Argo [BLEEP] this movie! The only thing funny about Ben Affleck's muddled film "Argo" about the Iran hostage crisis is that it's obviously a thinly disguised C.I.A. propaganda piece. Perhaps the Academy chose it as the 2012 Best Picture winner in the interests of national security. The story focuses on Tony Mendez, a C.I.A. "exfiltration expert," who's tasked with secretly and safely extracting six Americans who evaded capture during the seizure of the U.S. embassy in Tehran. In what is...


In Theaters: Ready Player One

In this installment of our bonus segment "In Theaters," we give you our immediate reaction to seeing a new movie on the big screen. This time, we tackled the newest Stephen Spielberg film, "Ready Player One." We discuss what we thought of all of the constant '80s references, the incessant '80s references, and the grating '80s references. **NOTE: THIS EPISODE CONTAINS SPOILERS** Quick Facts Release date: Mar. 29, 2018 Runtime: 2 hours 19 minutes Starring: Tye Sheridan, Olivia Cooke,...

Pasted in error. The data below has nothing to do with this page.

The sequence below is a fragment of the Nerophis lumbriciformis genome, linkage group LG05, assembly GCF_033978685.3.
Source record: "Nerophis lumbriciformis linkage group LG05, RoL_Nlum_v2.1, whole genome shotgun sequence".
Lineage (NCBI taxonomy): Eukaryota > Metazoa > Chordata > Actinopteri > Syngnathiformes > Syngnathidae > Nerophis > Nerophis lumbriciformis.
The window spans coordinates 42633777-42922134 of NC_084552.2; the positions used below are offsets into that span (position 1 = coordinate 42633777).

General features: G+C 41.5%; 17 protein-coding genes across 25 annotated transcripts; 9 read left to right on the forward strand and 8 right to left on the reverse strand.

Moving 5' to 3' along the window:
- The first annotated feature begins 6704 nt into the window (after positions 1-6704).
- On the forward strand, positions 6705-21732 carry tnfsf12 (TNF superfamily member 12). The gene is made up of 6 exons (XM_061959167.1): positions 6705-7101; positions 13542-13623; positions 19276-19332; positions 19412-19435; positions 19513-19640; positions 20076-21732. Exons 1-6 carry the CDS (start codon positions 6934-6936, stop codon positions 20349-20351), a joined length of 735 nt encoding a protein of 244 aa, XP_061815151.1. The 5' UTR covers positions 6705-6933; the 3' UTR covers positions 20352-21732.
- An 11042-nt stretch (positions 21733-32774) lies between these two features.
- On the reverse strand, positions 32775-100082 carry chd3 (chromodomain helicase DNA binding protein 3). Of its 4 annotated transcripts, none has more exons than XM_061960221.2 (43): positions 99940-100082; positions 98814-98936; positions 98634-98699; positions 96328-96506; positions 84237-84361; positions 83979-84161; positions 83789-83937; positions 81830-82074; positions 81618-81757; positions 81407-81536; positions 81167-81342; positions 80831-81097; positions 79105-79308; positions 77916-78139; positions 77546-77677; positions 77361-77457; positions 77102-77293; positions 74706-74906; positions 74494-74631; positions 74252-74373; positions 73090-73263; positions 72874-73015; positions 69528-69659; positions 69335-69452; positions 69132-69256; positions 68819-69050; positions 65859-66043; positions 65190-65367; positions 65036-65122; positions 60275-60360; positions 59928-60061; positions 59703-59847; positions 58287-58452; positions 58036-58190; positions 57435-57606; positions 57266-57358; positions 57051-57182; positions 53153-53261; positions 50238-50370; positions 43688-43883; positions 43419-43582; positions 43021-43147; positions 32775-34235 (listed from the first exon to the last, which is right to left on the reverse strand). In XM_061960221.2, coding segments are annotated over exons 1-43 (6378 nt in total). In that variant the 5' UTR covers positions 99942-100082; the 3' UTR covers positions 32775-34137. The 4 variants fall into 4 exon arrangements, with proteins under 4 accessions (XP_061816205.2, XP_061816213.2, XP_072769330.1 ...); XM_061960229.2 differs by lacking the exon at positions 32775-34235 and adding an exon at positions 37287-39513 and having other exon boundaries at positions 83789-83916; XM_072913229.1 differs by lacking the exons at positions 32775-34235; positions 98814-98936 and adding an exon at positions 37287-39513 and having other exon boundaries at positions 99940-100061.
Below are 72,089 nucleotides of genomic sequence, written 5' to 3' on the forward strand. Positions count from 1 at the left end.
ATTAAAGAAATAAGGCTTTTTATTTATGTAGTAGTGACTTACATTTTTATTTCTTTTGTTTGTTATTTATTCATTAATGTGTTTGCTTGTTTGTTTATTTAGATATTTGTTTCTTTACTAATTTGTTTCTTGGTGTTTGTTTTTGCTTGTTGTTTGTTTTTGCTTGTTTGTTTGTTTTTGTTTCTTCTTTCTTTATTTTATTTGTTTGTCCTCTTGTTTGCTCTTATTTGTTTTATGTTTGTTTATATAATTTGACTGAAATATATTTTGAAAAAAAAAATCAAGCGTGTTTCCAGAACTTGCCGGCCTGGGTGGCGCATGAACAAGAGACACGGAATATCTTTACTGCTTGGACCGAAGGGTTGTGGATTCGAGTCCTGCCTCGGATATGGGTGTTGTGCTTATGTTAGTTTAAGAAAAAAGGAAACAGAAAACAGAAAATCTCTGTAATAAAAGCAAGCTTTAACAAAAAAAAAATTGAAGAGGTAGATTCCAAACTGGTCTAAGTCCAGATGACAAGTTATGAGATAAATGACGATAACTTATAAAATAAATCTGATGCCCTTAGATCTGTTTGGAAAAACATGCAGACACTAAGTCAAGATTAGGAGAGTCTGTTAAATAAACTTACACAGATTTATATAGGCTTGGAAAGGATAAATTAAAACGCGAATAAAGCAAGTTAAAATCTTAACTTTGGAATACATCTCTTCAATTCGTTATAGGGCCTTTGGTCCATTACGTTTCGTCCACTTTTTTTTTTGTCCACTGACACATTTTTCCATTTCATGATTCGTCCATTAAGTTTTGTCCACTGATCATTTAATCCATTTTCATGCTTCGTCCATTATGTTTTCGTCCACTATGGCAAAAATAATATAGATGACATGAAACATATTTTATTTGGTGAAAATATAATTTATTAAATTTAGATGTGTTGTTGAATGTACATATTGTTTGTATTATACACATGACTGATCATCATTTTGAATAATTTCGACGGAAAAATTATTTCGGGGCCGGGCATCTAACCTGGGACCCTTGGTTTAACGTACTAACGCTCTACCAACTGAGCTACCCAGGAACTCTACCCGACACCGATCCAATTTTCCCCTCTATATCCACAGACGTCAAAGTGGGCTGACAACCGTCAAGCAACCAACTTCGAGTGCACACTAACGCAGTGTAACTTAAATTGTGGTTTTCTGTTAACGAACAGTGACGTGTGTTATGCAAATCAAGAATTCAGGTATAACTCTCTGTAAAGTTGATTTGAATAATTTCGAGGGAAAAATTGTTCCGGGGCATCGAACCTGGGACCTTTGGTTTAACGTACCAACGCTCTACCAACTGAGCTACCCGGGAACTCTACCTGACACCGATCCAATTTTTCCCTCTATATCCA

Episode 77 - Reality Bites

Ben Stiller's 1994 directorial debut, "Reality Bites," focuses on the lives of four repugnant Gen Xers in their early 20s who are trying desperately to figure out who they are while also trying to find love. It's kinda like one long episode of "Friends," but it takes itself way too seriously, and nobody sticks their head inside a turkey. Winona Ryder plays Lelaina Pierce, an aspiring documentary filmmaker who thinks that her friend group's day-to-day activities make for the most...


Episode 76 - Dirty Dancing

In this episode, we have the time of our lives as we discuss the 1987 smash hit "Dirty Dancing." It's a fun flick about a 17-year-old girl who raises money for a botched abortion, learns to dance and loses her virginity to a small-time male prostitute, but the gigolo has awesome hair and a six-pack, so it all works out well in the end. Jennifer Grey plays Frances "Baby" Houseman, a wannabe do-gooder whose main method of enacting change in the world appears to be begging her daddy for help...